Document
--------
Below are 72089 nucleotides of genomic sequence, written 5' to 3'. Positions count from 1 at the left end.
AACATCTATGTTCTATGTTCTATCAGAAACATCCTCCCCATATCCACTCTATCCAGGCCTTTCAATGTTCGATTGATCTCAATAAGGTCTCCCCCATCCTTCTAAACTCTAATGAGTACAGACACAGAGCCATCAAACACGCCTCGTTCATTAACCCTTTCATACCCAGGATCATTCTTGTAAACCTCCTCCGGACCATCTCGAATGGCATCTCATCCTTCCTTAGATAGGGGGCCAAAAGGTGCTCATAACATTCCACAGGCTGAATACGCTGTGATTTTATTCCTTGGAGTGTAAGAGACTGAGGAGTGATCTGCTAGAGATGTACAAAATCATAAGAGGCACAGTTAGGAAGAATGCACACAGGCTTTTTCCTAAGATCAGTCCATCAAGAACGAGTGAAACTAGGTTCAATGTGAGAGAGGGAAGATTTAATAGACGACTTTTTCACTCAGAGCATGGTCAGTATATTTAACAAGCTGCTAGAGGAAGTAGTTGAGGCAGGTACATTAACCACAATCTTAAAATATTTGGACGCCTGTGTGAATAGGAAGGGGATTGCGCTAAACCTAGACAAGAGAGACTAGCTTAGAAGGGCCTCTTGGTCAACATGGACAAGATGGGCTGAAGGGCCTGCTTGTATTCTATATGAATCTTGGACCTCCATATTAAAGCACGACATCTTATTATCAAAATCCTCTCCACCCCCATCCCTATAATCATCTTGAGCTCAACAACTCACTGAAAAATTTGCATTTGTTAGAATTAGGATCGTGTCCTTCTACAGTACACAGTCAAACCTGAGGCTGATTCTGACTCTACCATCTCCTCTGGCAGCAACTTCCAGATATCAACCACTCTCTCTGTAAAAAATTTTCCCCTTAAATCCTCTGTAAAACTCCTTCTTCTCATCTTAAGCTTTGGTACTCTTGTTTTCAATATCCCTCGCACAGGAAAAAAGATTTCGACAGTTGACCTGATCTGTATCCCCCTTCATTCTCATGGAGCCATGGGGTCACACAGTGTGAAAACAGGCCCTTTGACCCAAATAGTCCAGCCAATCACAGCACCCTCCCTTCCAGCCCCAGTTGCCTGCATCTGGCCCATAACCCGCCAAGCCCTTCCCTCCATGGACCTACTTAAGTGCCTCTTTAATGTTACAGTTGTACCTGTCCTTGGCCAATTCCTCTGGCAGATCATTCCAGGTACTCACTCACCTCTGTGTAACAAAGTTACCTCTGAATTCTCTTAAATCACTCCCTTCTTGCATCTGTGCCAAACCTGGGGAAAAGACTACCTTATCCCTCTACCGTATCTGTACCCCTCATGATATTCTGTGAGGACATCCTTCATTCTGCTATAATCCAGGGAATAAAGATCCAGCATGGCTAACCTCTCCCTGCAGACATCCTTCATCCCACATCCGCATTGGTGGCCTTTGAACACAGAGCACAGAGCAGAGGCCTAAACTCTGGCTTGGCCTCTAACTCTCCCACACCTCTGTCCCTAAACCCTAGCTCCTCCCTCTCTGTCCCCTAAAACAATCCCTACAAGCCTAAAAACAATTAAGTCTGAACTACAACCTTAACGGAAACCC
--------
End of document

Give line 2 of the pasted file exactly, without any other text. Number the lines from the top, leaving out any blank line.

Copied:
AACATCTATGTTCTATGTTCTATCAGAAACATCCTCCCCATATCCACTCTATCCAGGCCTTTCAATGTTCGATTGATCTCAATAAGGTCTCCCCCATCCTTCTAAACTCTAATGAGTACAGACACAGAGCCATCAAACACGCCTCGTTCATTAACCCTTTCATACCCAGGATCATTCTTGTAAACCTCCTCCGGACCATCTCGAATGGCATCTCATCCTTCCTTAGATAGGGGGCCAAAAGGTGCTCATAACATTCCACAGGCTGAATACGCTGTGATTTTATTCCTTGGAGTGTAAGAGACTGAGGAGTGATCTGCTAGAGATGTACAAAATCATAAGAGGCACAGTTAGGAAGAATGCACACAGGCTTTTTCCTAAGATCAGTCCATCAAGAACGAGTGAAACTAGGTTCAATGTGAGAGAGGGAAGATTTAATAGACGACTTTTTCACTCAGAGCATGGTCAGTATATTTAACAAGCTGCTAGAGGAAGTAGTTGAGGCAGGTACATTAACCACAATCTTAAAATATTTGGACGCCTGTGTGAATAGGAAGGGGATTGCGCTAAACCTAGACAAGAGAGACTAGCTTAGAAGGGCCTCTTGGTCAACATGGACAAGATGGGCTGAAGGGCCTGCTTGTATTCTATATGAATCTTGGACCTCCATATTAAAGCACGACATCTTATTATCAAAATCCTCTCCACCCCCATCCCTATAATCATCTTGAGCTCAACAACTCACTGAAAAATTTGCATTTGTTAGAATTAGGATCGTGTCCTTCTACAGTACACAGTCAAACCTGAGGCTGATTCTGACTCTACCATCTCCTCTGGCAGCAACTTCCAGATATCAACCACTCTCTCTGTAAAAAATTTTCCCCTTAAATCCTCTGTAAAACTCCTTCTTCTCATCTTAAGCTTTGGTACTCTTGTTTTCAATATCCCTCGCACAGGAAAAAAGATTTCGACAGTTGACCTGATCTGTATCCCCCTTCATTCTCATGGAGCCATGGGGTCACACAGTGTGAAAACAGGCCCTTTGACCCAAATAGTCCAGCCAATCACAGCACCCTCCCTTCCAGCCCCAGTTGCCTGCATCTGGCCCATAACCCGCCAAGCCCTTCCCTCCATGGACCTACTTAAGTGCCTCTTTAATGTTACAGTTGTACCTGTCCTTGGCCAATTCCTCTGGCAGATCATTCCAGGTACTCACTCACCTCTGTGTAACAAAGTTACCTCTGAATTCTCTTAAATCACTCCCTTCTTGCATCTGTGCCAAACCTGGGGAAAAGACTACCTTATCCCTCTACCGTATCTGTACCCCTCATGATATTCTGTGAGGACATCCTTCATTCTGCTATAATCCAGGGAATAAAGATCCAGCATGGCTAACCTCTCCCTGCAGACATCCTTCATCCCACATCCGCATTGGTGGCCTTTGAACACAGAGCACAGAGCAGAGGCCTAAACTCTGGCTTGGCCTCTAACTCTCCCACACCTCTGTCCCTAAACCCTAGCTCCTCCCTCTCTGTCCCCTAAAACAATCCCTACAAGCCTAAAAACAATTAAGTCTGAACTACAACCTTAACGGAAACCC